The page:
|Anxiety||Mood disorder||Attention Deficit Disorder/Attention Deficit Hyperactivity Disorder||Autism Spectrum Disorder*|
|Type of mental health problem||34.8||33.8||48.1||49.5|
*Interpret with caution
The youth survey covered First Nations youth 12-17 years old, and therefore represents a large proportion of the school-aged population living on reserve and in northern First Nations communities.
Source: CICH graphic created using data adapted from the First Nations Information Governance Centre, National Report of the First Nations Regional Health Survey Phase 3: Volume One, (Ottawa: 2018). 200 pages. Published in March 2018.
In 2015/2016, less than half of First Nations youth with a mental health issue or disorder were receiving treatment.
34% of First Nations youth aged 12 to 17 years were receiving treatment.
35% of First Nations youth with anxiety were receiving treatment, while less than half (48%) of youth with attention deficit disorder/attention deficit hyperactivity disorder and 50% of youth with autism spectrum disorder were receiving treatment.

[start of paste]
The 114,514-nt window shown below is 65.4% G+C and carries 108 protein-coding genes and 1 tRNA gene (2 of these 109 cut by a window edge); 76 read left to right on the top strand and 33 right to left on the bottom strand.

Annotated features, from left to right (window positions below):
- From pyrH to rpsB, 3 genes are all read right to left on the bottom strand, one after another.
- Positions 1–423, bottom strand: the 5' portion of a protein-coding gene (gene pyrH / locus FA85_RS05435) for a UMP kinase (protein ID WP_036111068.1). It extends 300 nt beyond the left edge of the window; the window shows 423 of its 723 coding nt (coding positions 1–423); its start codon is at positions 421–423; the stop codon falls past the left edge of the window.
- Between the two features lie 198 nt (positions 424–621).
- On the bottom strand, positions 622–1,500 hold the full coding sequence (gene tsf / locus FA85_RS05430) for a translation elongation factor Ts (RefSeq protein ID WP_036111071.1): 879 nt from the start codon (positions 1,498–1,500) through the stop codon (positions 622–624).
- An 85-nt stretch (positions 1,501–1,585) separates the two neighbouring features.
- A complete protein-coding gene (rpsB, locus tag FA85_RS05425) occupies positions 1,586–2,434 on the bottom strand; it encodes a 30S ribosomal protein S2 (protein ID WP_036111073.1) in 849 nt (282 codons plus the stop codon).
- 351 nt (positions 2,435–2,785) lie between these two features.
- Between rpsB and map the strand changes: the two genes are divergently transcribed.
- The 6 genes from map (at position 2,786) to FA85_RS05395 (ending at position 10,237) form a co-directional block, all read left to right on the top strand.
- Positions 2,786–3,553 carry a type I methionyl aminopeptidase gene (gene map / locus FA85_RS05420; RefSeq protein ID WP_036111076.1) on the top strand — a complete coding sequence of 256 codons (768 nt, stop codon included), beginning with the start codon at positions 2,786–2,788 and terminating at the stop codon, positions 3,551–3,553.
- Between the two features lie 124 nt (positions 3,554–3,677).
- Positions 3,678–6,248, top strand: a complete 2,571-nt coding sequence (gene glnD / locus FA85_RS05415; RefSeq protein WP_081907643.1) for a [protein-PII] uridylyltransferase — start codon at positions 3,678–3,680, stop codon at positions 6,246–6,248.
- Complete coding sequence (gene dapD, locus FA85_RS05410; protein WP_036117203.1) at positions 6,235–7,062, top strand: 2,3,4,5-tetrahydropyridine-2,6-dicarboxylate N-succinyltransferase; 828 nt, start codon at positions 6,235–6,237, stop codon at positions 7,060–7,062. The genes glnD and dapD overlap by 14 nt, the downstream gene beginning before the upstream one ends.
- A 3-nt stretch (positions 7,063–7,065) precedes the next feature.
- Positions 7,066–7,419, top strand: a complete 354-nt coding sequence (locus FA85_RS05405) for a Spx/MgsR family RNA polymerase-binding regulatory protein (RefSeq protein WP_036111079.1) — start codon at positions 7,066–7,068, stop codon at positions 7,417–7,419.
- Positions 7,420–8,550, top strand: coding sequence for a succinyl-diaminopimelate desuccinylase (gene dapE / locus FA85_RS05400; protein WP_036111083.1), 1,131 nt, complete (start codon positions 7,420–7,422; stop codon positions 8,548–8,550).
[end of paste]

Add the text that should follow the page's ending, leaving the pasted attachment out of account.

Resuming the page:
Access to mental health services is impacted by a number of factors. These include limited mental health care providers, healthcare recruitment and retention challenges, limited knowledge about mental health by generalist healthcare practitioners, and limited cultural safety in health care settings. All of these factors can limit care and treatment for Indigenous youth with mental health challenges. It is very important that mental health services for Indigenous youth are culturally appropriate, where healthcare providers understand the underlying cultural experiences and factors that impact mental health – such as the negative effects of colonization, dispossession, culture loss, and social disconnection.